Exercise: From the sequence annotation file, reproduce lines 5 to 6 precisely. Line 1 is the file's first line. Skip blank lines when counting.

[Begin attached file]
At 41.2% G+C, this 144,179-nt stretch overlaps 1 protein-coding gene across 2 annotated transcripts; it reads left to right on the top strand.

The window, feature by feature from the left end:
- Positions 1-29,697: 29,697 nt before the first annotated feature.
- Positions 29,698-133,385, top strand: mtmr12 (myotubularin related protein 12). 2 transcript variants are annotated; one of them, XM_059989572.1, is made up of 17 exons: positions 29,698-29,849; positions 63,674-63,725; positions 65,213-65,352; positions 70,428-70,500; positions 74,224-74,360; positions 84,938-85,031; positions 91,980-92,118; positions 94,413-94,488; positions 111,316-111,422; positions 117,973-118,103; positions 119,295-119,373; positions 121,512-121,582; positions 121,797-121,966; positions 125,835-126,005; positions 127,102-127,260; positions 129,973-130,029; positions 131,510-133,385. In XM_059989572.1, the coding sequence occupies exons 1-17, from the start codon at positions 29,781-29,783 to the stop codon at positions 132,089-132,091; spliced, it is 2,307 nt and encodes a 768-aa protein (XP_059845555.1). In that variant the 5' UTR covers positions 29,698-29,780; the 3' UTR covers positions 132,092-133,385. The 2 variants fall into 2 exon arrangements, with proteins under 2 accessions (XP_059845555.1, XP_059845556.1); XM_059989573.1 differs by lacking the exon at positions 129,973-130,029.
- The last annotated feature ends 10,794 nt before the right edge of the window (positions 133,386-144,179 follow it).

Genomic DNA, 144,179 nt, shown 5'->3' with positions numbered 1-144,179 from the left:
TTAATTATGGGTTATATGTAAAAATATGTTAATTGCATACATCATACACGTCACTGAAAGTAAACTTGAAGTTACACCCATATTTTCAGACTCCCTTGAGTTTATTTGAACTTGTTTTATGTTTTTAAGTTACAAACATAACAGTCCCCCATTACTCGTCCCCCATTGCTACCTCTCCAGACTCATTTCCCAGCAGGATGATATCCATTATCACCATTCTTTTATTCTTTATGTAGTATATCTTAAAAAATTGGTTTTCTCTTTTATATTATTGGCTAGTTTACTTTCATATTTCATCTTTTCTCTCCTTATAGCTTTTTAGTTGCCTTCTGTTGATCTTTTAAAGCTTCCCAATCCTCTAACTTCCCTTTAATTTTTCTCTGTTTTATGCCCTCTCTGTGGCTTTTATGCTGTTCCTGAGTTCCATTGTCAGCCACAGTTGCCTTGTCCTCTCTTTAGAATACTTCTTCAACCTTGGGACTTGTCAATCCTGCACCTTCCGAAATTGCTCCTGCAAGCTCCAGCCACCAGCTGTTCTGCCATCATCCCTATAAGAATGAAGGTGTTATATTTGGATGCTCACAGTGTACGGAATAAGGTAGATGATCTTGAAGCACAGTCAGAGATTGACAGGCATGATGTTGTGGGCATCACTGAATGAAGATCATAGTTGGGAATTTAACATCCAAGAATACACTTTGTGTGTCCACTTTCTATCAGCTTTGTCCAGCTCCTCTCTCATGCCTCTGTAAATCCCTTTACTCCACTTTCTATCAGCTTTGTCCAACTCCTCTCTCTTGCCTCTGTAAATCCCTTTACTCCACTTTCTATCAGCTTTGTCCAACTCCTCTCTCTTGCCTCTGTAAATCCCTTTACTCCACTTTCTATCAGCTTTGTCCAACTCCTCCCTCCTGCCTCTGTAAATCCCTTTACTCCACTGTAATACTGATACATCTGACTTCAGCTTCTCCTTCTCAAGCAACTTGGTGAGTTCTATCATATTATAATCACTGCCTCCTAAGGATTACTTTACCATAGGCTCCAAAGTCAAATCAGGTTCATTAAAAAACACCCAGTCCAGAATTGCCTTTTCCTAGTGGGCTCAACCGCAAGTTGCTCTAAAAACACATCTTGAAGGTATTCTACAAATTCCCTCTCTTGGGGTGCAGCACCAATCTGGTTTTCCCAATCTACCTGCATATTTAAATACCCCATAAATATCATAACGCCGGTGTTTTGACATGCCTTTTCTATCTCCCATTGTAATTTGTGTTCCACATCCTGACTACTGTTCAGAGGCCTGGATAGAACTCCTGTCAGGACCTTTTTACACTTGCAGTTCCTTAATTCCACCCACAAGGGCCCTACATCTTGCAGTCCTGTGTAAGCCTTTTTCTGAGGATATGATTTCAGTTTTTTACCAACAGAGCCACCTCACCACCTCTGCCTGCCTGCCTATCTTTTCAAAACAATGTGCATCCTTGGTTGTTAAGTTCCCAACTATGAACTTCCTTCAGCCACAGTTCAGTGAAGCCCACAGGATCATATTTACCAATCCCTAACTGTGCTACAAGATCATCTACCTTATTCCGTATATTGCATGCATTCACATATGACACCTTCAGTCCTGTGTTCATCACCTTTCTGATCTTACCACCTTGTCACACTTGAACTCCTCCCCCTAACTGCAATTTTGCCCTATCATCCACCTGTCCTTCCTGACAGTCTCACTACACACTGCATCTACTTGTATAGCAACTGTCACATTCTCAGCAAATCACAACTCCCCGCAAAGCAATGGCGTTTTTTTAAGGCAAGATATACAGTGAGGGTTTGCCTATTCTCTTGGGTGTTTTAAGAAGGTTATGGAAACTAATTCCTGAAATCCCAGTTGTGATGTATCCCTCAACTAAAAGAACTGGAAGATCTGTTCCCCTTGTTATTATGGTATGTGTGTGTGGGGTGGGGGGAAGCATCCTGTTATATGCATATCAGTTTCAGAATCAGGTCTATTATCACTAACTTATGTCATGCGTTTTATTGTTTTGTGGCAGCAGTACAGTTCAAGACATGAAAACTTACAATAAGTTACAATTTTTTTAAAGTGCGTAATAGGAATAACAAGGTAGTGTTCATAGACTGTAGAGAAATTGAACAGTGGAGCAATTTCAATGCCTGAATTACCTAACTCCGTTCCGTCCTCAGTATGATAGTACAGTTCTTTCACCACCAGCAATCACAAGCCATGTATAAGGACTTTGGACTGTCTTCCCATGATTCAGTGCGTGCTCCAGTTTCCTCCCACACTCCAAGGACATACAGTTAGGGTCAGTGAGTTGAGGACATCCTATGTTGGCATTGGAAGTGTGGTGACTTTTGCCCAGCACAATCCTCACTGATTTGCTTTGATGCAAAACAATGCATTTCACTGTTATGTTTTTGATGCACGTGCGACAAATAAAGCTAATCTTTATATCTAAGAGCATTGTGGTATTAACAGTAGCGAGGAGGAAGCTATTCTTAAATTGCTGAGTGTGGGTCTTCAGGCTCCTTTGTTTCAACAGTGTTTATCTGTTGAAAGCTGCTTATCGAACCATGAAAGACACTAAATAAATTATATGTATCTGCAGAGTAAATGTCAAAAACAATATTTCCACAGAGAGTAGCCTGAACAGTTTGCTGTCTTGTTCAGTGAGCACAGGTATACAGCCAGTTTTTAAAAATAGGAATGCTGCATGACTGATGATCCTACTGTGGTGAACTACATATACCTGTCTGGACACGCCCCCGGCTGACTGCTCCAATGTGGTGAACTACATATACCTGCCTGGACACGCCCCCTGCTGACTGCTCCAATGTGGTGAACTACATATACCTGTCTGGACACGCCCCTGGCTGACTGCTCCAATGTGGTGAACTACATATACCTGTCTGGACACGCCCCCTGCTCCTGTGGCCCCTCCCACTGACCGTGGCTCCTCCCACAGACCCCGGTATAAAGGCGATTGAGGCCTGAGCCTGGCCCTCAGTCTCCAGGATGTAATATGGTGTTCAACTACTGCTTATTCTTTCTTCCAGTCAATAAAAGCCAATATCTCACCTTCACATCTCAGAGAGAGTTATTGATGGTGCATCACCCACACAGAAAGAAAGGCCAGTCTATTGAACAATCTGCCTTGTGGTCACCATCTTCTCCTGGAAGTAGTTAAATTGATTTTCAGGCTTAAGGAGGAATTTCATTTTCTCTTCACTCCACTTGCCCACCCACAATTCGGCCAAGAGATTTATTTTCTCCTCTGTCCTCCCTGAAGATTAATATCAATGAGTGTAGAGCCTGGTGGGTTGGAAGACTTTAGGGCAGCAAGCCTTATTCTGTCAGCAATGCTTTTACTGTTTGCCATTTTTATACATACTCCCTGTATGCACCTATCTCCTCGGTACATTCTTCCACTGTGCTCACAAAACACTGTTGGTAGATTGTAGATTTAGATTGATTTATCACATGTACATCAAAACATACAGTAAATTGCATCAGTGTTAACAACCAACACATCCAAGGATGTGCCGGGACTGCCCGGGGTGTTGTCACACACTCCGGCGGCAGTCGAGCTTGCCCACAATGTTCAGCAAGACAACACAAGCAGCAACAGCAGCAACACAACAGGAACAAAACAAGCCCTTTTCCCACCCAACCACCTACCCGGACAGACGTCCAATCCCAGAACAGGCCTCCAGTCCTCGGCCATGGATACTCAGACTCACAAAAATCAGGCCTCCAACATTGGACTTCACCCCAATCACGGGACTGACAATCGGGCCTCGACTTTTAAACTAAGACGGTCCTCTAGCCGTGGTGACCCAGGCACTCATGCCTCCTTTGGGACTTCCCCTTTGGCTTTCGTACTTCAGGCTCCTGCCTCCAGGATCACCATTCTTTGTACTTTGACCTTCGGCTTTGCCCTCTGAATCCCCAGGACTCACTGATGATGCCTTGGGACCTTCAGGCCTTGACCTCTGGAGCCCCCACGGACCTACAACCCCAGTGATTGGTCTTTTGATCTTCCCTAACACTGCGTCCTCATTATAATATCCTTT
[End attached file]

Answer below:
- The last annotated feature ends 10,794 nt before the right edge of the window (positions 133,386-144,179 follow it).

Genomic DNA, 144,179 nt, shown 5'->3' with positions numbered 1-144,179 from the left: